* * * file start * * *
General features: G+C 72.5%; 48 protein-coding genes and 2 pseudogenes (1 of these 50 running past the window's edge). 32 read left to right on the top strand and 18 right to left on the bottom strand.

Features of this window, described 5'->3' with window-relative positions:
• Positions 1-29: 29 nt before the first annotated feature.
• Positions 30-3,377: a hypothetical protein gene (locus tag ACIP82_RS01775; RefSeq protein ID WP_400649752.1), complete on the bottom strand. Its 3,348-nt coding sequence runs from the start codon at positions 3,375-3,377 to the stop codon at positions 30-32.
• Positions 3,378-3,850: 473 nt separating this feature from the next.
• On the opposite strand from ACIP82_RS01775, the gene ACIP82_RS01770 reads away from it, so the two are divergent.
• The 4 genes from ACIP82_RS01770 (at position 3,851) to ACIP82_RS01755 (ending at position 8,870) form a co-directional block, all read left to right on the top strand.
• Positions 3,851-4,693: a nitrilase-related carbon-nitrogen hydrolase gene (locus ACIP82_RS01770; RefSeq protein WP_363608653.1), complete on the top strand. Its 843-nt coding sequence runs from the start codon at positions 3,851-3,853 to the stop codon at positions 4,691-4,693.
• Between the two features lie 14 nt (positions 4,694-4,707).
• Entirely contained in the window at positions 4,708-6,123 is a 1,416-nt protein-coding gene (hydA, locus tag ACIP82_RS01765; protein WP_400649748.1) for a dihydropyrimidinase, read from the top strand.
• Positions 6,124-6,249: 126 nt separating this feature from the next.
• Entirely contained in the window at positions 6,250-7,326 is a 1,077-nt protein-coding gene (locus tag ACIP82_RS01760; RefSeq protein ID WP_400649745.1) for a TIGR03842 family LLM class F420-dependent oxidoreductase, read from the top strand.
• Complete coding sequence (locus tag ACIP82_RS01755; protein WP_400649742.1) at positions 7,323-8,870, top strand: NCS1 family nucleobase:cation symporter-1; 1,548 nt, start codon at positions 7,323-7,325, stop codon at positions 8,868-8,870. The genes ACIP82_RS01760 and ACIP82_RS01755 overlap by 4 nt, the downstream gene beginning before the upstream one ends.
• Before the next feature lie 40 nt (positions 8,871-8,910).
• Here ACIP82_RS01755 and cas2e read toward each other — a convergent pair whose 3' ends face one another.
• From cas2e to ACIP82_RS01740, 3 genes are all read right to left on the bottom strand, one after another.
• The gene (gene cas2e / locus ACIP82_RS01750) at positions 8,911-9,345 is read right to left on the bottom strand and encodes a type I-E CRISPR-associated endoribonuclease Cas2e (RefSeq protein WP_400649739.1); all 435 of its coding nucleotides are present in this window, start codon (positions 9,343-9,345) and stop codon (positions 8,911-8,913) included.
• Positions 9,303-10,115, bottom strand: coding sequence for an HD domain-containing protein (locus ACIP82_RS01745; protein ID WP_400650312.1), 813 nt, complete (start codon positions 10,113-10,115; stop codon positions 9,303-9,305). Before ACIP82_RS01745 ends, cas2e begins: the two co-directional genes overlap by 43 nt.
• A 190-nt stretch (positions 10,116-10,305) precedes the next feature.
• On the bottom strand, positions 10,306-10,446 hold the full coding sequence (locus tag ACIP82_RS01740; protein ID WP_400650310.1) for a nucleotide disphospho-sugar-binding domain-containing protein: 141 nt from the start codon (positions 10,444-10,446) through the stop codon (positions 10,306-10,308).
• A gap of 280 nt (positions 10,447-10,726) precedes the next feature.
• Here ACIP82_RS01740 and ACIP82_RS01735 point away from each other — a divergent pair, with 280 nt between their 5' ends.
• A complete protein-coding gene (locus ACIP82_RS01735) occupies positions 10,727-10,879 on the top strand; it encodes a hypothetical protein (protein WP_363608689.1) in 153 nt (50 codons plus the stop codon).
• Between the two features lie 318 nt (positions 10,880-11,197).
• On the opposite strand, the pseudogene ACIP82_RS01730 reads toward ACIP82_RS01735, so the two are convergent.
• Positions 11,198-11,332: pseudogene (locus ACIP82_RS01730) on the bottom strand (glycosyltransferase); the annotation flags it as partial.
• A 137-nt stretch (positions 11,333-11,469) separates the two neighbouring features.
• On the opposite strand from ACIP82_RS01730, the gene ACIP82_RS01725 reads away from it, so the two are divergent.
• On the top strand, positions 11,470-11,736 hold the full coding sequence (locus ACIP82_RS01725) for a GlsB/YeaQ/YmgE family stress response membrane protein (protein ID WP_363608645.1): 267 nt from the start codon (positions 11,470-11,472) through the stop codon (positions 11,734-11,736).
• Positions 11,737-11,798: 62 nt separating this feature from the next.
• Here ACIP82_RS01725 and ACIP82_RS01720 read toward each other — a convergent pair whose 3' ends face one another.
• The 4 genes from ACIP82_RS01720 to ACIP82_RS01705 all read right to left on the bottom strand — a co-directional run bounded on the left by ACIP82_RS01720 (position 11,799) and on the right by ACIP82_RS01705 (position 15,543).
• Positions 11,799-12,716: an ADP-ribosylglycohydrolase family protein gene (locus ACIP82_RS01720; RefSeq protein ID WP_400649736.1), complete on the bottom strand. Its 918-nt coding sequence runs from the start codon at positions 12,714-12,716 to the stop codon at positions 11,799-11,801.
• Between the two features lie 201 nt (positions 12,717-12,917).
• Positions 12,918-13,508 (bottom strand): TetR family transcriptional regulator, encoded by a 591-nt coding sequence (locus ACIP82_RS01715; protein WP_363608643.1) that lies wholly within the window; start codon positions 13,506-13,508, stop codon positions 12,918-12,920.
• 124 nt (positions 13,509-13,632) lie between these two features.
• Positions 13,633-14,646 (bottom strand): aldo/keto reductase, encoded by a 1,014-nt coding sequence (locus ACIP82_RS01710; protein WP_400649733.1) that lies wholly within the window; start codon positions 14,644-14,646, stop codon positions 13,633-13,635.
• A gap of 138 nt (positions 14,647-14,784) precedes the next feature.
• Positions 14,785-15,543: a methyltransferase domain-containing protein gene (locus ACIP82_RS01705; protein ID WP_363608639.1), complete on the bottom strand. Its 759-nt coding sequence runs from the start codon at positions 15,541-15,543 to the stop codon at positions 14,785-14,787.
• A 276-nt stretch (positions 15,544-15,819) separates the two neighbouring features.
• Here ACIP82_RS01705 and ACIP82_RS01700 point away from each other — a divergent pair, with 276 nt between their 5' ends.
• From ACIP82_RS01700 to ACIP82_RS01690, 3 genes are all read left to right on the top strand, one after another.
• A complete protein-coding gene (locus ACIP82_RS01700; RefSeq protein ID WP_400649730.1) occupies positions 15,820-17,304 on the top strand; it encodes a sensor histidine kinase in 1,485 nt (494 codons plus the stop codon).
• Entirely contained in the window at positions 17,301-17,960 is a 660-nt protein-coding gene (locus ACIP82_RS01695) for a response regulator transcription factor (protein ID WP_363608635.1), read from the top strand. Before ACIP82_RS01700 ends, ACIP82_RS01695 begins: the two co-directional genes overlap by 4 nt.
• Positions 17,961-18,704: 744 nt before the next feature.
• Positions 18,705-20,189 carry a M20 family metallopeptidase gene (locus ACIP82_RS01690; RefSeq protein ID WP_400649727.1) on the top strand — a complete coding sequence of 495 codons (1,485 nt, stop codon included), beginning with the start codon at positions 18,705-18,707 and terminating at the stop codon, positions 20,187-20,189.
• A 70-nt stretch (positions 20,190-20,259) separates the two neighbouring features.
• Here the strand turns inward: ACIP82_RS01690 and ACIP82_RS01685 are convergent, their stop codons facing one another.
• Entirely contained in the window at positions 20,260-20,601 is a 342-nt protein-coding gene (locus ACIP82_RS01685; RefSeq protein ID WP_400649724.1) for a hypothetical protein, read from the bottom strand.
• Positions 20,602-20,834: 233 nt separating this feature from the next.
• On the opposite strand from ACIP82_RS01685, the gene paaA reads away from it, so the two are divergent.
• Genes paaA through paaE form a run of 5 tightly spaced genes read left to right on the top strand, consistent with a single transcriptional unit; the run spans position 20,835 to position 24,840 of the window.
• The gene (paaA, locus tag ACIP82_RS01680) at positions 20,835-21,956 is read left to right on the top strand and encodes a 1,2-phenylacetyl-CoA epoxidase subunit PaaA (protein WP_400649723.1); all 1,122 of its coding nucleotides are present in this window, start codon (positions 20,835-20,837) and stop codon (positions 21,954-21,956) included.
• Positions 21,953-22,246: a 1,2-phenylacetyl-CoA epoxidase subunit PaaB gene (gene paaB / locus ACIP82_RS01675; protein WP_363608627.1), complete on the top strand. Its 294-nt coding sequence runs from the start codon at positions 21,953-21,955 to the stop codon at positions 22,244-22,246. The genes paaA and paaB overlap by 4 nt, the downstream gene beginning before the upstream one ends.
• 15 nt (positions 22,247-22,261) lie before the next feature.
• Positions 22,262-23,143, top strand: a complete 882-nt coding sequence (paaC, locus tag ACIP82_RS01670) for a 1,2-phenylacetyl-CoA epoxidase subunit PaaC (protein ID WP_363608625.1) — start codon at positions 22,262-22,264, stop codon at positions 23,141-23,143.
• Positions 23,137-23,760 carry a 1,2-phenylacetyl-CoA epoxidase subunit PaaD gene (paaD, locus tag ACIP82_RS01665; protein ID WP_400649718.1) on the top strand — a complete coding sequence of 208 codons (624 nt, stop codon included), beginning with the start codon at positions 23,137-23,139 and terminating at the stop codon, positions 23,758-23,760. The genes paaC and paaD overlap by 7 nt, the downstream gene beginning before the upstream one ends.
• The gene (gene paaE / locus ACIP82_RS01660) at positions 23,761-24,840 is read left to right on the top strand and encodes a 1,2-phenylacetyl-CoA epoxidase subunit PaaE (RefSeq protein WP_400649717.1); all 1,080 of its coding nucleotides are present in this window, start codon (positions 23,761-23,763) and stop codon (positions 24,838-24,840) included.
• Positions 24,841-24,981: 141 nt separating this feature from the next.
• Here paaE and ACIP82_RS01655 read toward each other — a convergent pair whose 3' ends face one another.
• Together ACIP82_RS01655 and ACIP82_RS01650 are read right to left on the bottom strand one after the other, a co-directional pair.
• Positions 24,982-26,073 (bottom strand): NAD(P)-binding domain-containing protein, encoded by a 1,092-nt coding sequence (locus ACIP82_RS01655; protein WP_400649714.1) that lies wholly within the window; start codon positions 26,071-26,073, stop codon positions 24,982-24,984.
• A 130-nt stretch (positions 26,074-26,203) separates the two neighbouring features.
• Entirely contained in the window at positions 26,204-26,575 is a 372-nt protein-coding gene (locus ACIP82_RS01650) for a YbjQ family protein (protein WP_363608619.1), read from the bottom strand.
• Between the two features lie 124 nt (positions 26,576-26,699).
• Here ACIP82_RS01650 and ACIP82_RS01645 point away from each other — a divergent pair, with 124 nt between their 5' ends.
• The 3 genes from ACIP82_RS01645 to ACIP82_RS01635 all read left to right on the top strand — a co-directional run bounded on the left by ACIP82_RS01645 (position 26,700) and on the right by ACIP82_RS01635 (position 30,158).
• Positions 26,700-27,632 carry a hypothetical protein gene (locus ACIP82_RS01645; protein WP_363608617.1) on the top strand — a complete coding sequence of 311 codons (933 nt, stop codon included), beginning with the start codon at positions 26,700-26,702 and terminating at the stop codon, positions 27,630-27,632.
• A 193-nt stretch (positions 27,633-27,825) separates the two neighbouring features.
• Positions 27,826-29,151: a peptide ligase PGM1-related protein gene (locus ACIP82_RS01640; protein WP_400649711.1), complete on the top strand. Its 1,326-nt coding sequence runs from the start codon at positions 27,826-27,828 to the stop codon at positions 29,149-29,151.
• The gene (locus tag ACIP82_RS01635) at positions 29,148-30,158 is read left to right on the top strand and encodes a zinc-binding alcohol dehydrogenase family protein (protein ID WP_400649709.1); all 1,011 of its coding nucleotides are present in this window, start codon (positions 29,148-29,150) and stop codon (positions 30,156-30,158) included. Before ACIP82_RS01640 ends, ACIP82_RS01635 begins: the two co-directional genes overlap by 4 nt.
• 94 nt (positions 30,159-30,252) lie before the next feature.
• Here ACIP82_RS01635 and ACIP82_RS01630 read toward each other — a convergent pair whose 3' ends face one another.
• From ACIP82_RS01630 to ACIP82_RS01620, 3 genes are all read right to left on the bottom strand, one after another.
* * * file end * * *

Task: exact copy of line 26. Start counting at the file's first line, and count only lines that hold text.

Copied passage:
• Positions 11,198-11,332: pseudogene (locus ACIP82_RS01730) on the bottom strand (glycosyltransferase); the annotation flags it as partial.